Ecuador. Ecuador. Ecuador. Oh, how I love thee. After spending some time in Colombia and Nicaragua, I knew I had to make my way through this beautiful, earthy and mountainous country. I’ve been longing to travel here for a few years now, so it feels unbelievable to finally say ‘I DID EET!’ I didn’t do it alone, though – I traveled with my lovely boyfriend Andrew, who I am so thankful for. We travel to foreign countries very well together, so I feel pretty lucky.
Every place I travel, I return with tingling sparks of inspiration, interesting facts and tips about that country, and of course, the desire to travel more (and longer). I also come back with a reignited love for speaking Spanish… not that I’m great at it, but I love the challenge of getting around using the words I know and coming back with more to add to my vocabulary. Documenting my travels on my blog is one way for me to reminisce on my adventures, but I also hope you find this helpful for your future travels!
WHAT I PACKED
I teamed up with my lovely friends at Athleta who provided me with the most perfect travel wardrobe. Being at such a high altitude, Ecuador experiences what seems like all four seasons in one day. From rainy mornings, sun beaming afternoons, to chilly evenings, I couldn’t have felt more prepared. Here’s a snapshot of the clothing I packed:
My Advice: Pack light – only pack the essentials. I packed with the intention of getting as much wear out of each piece as possible with zero washing. With Athleta’s high-quality fabrics, I was able to mountain bike, hike a volcano, and stop, drop and yoga freely and comfortably. The fabric was quick-drying and did not absorb odor. My natural deodorant wears off quickly, so odor is always a concern of mine… Thankfully, it was never an issue on this trip. Read my guest post “Travel Light, but Wander Far” on Athleta’s Chi Blog for a more in depth look on clothing tips.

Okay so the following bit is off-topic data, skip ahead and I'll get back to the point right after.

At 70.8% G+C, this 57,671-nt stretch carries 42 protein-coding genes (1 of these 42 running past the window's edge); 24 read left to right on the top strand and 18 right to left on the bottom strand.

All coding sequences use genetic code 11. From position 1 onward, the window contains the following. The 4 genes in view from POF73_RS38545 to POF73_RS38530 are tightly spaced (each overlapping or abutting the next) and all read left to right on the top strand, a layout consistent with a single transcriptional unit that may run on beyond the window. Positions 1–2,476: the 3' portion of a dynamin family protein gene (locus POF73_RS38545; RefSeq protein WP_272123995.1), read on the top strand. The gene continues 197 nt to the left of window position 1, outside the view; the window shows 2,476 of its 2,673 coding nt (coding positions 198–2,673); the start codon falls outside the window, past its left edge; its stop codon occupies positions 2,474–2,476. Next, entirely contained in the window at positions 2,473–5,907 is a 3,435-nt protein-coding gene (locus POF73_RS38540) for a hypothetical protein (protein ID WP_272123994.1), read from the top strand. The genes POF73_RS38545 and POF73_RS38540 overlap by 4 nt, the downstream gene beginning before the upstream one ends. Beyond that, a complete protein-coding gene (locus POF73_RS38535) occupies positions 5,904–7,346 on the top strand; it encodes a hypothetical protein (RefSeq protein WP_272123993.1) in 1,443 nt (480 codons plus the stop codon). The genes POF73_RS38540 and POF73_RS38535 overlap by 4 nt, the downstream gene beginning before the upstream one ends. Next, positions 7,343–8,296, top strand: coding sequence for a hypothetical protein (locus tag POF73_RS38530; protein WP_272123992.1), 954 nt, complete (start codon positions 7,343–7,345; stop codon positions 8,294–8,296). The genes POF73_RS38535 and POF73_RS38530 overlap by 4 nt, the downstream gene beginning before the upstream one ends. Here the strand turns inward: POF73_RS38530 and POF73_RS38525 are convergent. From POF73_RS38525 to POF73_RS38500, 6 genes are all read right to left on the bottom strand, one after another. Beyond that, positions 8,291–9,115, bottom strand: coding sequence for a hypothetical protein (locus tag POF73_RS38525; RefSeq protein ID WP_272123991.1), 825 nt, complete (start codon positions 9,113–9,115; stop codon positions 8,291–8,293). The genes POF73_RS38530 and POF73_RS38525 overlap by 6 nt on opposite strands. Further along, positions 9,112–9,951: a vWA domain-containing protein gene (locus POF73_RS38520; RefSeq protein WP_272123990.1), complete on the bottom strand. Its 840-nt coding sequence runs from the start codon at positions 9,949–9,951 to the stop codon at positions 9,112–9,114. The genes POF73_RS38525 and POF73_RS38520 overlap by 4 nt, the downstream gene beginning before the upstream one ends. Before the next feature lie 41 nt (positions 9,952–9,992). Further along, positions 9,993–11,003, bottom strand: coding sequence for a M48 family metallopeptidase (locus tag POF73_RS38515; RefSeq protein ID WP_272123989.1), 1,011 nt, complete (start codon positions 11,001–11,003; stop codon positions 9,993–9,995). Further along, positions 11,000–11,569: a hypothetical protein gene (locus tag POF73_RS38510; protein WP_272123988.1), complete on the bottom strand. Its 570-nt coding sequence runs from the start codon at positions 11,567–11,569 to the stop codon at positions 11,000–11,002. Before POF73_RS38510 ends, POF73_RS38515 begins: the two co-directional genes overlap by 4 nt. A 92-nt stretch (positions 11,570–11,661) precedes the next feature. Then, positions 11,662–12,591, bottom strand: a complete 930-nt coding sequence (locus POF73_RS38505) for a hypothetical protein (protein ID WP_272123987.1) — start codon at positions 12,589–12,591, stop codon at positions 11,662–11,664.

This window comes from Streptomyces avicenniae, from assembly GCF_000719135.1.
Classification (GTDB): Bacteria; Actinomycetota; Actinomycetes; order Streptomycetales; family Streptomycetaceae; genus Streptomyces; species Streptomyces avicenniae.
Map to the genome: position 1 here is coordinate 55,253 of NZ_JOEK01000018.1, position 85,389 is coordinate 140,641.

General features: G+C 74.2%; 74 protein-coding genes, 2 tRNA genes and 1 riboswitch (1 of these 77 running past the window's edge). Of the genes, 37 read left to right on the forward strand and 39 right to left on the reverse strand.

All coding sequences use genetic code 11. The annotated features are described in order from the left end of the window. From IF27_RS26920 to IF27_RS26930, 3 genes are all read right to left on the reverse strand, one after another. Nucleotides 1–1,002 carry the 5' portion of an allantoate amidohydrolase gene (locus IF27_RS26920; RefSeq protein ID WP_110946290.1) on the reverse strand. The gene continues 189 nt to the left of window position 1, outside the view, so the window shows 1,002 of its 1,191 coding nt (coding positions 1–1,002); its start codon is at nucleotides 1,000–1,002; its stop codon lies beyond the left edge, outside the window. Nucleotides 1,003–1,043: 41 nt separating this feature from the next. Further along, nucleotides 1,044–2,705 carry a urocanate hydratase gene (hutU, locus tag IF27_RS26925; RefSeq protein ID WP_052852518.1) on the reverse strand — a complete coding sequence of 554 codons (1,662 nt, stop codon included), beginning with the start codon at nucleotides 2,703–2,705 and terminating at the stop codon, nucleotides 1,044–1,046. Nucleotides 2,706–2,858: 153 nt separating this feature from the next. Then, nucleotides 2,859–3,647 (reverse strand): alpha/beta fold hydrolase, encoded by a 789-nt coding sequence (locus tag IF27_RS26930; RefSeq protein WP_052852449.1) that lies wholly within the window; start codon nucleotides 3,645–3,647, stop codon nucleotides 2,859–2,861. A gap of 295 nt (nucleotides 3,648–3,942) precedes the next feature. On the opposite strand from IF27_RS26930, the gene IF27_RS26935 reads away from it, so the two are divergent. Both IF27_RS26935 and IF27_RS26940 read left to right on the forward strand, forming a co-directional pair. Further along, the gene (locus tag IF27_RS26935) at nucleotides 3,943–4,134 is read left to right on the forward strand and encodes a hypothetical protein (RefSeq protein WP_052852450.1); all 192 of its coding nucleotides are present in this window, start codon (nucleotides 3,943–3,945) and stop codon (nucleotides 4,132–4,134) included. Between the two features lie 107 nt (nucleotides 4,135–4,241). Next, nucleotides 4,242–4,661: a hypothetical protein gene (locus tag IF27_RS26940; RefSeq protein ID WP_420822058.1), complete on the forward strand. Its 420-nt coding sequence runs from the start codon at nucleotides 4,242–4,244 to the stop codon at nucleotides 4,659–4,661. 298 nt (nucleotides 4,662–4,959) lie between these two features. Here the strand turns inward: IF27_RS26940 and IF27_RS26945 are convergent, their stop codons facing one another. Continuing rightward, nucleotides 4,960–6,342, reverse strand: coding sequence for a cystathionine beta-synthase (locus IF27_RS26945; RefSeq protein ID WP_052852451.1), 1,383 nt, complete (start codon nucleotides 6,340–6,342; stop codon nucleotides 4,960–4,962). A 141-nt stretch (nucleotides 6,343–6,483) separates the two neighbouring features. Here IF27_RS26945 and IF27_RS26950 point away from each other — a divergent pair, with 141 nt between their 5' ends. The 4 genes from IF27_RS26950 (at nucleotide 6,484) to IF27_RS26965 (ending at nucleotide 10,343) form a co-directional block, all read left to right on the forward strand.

Other Packing Tips: You know I’m all about being au natural, but I must make one exception. I highly recommend wearing a mosquito repellent with 30% Deet. You do not want to risk getting Zika, Chikungunya, Malaria or any other mosquito-related diseases. With that said, also bring sun screen, a hat, and more underwear than you think you’ll need.
WHAT I DID
Days 1-4: We spent the first four days based in Quito. Our hostel was located in the heart of the Old Town, so there was much to see.
- Sites to Visit: Otavalo Market (3+ hours from town via bus), TeléferiQo ride up to Pinchincha Volcano ($8 admission), Basílica del Voto Nacional ($3 taxi from the Old Town), El Panecillo, Dinner in La Ronda (so many good restaurants in this area)
- Sites to Skip: La Mitad del Mundo (Middle of the World) Tour. I personally found this to be a tourist trap. There are a few different “Middle of the World” spots, so I’m still not quite sure if we saw the ‘real’ one. The location changed once a GPS was created, and they realized they were a bit off…kind of a funny story. The museum guide was very knowledgeable and sweet, and she gave a great history lesson on the different indigenous tribes and customs. I found this topic very interesting, but I would have skipped it given I was crunched for time being in Ecuador for only a week.
Quito in a nutshell: Quito is a beautiful city, and it’s HUGE. Everything is fairly spread out, and it very much operates like a big, bustlin’ city. Be careful at night. I would take a cab if you plan on going out after dark.
Days 5-8: For the second half of our trip, we took a 3.5 hour bus ride to Baños de Agua Santa. This town is known for its incredible waterfalls, adventure sports and charming little town. Generally, Baños was a lot safer than Quito. I felt more relaxed about whipping out my iPhone or camera to take a photo, since there were a lot of tourists around doing the same.